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Management of Pregnancy with ABO Incompatibility

9/1/2011 - Michael T. Mennuti, MD

Editor:  David Chelmow, MD

ABO incompatibility is the most common maternal-fetal blood group incompatibility and the most common cause of hemolytic disease of the newborn (HDN). ABO incompatibility is more often seen in newborns who have type A blood because of the higher frequency of type A compared to type B in most populations. It occurs more commonly in individuals of African or Latin American ethnicity. ABO incompatibility in the newborn generally presents as neonatal jaundice due to a Coombs positive hemolytic anemia and occurs in 0.5-1% of newborns. In contrast to the severe intrauterine or neonatal hemolytic anemia associated with Rh sensitization, clinically important neonatal anemia due to ABO incompatibility occurs infrequently. The major clinical issue with HDN due to ABO incompatibility is jaundice.

Several reasons have been proposed to account for lack of intrauterine hemolysis due to ABO incompatibility. These include less well developed A and B antigens on fetal red blood cells to stimulate maternal antibody production, and the ubiquitous distribution of A and B antigens in other tissues resulting in fewer antibodies that cross the placenta to bind to antigens on fetal red cells. The most important reason that ABO incompatibility does not cause hydrops fetalis is that naturally occurring anti-A and anti-B antibodies are IgM and do not cross the placenta.

It is estimated that <1% of type-O mothers have clinically significant anti-A or anti-B antibody which is IgG. ABO incompatibility with transplacental transfer of IgG anti-A antibody, or more commonly, anti-B antibody has rarely been reported in association with intrauterine hemolysis leading to hydrops fetalis. It should be noted that other causes of nonimmune hydrops fetalis have not been systematically excluded in these case reports. The most likely explanation for these rare cases is that exposure to antigens similar to the A or B antigen may occur from sources other than the fetus and stimulates IgG production in the mother. For example, an antigen similar to the B antigen is found in E.coli, and exposure to this organism may stimulate production of IgG anti-B antibody in type O individuals.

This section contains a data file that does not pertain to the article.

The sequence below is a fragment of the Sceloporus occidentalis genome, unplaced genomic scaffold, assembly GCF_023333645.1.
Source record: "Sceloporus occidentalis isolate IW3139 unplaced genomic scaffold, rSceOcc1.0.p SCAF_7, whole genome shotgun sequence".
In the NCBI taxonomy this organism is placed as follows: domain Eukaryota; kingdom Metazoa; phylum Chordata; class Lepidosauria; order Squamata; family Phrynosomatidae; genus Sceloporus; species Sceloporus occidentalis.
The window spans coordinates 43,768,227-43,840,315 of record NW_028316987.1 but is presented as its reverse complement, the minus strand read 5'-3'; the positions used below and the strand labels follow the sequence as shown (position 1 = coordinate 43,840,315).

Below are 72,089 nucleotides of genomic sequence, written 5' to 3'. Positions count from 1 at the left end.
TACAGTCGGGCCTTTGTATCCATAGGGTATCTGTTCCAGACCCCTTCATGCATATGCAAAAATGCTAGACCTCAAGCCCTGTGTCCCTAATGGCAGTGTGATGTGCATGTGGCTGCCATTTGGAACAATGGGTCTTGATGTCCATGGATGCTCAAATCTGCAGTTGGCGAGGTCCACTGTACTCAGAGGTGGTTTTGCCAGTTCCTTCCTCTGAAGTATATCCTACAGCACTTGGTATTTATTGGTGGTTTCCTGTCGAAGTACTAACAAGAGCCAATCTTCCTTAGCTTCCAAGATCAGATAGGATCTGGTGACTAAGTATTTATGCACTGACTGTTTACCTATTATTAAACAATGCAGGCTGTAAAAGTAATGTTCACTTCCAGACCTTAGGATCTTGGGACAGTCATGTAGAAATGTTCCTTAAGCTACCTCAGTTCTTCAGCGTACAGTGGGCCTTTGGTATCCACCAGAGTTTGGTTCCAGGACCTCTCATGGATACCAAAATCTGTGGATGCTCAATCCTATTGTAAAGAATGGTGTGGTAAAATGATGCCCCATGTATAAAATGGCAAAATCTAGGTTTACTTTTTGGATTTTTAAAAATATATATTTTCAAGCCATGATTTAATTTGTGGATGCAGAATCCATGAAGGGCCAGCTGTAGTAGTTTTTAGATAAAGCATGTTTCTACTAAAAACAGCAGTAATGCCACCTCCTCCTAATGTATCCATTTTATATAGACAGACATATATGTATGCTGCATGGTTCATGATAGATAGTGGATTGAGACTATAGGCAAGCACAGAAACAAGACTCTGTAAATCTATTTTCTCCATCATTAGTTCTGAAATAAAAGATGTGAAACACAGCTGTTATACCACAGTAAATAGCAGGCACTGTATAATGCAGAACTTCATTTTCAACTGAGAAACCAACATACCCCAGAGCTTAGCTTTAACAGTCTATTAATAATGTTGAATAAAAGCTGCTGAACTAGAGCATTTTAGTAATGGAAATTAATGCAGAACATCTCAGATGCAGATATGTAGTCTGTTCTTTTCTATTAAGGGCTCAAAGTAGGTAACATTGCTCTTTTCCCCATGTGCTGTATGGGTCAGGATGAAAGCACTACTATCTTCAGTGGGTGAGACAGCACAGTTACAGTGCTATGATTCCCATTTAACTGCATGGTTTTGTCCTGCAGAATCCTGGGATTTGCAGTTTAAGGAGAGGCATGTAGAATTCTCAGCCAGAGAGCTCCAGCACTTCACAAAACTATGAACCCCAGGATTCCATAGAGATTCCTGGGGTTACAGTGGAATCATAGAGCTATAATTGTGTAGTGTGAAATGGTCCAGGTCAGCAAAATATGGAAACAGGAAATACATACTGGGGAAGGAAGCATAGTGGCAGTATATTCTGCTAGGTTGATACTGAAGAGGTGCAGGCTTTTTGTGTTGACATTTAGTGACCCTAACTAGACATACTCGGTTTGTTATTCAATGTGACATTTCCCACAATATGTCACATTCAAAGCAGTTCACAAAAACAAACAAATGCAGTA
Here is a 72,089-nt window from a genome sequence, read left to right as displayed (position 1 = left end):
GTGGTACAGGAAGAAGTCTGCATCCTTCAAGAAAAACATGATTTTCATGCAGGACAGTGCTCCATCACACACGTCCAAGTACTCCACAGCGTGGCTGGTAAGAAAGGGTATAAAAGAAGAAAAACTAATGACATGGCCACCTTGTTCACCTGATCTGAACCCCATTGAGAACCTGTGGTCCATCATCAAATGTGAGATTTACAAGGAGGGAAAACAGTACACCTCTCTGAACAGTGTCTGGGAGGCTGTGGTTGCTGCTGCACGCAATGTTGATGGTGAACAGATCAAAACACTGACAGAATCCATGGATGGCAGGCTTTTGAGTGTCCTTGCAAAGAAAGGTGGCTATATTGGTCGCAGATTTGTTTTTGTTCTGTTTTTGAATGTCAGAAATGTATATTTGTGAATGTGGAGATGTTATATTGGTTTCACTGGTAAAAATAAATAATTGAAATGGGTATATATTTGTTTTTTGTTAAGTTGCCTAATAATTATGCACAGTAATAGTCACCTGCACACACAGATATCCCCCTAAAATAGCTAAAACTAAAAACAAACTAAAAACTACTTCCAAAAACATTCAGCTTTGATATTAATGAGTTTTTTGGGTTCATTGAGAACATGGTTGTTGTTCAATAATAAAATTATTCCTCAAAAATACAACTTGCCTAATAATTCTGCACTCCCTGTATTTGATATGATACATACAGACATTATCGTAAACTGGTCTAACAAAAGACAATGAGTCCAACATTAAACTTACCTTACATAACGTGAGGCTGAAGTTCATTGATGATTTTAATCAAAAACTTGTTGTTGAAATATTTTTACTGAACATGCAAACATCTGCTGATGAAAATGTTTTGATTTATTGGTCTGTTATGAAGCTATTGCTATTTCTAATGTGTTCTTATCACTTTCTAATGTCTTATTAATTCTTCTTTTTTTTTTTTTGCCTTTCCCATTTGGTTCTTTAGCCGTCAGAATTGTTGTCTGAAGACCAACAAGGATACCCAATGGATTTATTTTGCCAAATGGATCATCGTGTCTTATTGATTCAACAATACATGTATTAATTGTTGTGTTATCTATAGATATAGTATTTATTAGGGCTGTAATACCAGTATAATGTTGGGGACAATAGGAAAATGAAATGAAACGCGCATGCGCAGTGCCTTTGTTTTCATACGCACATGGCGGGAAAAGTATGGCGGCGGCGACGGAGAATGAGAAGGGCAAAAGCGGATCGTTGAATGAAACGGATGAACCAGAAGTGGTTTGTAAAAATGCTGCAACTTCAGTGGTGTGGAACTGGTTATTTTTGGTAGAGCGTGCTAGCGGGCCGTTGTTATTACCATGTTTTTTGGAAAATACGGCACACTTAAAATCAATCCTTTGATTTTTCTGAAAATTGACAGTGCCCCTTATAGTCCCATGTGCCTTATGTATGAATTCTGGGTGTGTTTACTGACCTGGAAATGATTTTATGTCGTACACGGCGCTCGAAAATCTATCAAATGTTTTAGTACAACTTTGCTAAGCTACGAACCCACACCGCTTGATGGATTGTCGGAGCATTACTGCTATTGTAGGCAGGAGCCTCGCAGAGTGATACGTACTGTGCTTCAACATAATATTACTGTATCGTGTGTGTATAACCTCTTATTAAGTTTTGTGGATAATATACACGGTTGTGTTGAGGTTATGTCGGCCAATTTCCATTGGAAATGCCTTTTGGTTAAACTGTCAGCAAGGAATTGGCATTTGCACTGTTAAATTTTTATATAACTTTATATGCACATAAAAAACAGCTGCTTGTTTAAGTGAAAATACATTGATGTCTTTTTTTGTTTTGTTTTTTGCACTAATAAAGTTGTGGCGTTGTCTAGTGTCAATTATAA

In contrast to Rh incompatibility, which tends to become more severe with each subsequent Rh positive pregnancy, ABO incompatibility does not demonstrate any consistent pattern. Thus, the patient’s first offspring may have clinically important hemolytic disease of the newborn due to ABO incompatibility, while subsequent newborns may be unaffected or very mildly affected. Because of the rarity of severe intrauterine hemolysis due to ABO incompatibility, assessment for intrauterine fetal anemia is not recommended based on the mother having type O blood. Measurement of IgG anti-A and anti-B antibody may be considered part of the evaluation of unexplained signs of fetal anemia such as ascites or hydrops when the mother is type O. Collecting a cord blood sample at birth for blood type and direct antibody testing should be considered when the mother is type O and a previous child had hemolytic disease of the newborn due to ABO incompatibility.

Further Reading:

American College of Obstetricians and Gynecologists (ACOG), ACOG Practice Bulletin No. 192: Management of Alloimmunization During Pregnancy.  Obstet Gynecol. 2018 Mar;131(3):e82-e90. doi: 10.1097/AOG.0000000000002528.

 

Initial Approval September 2011; Reviewed June 2015 & January 2017; Revised May 2018

 

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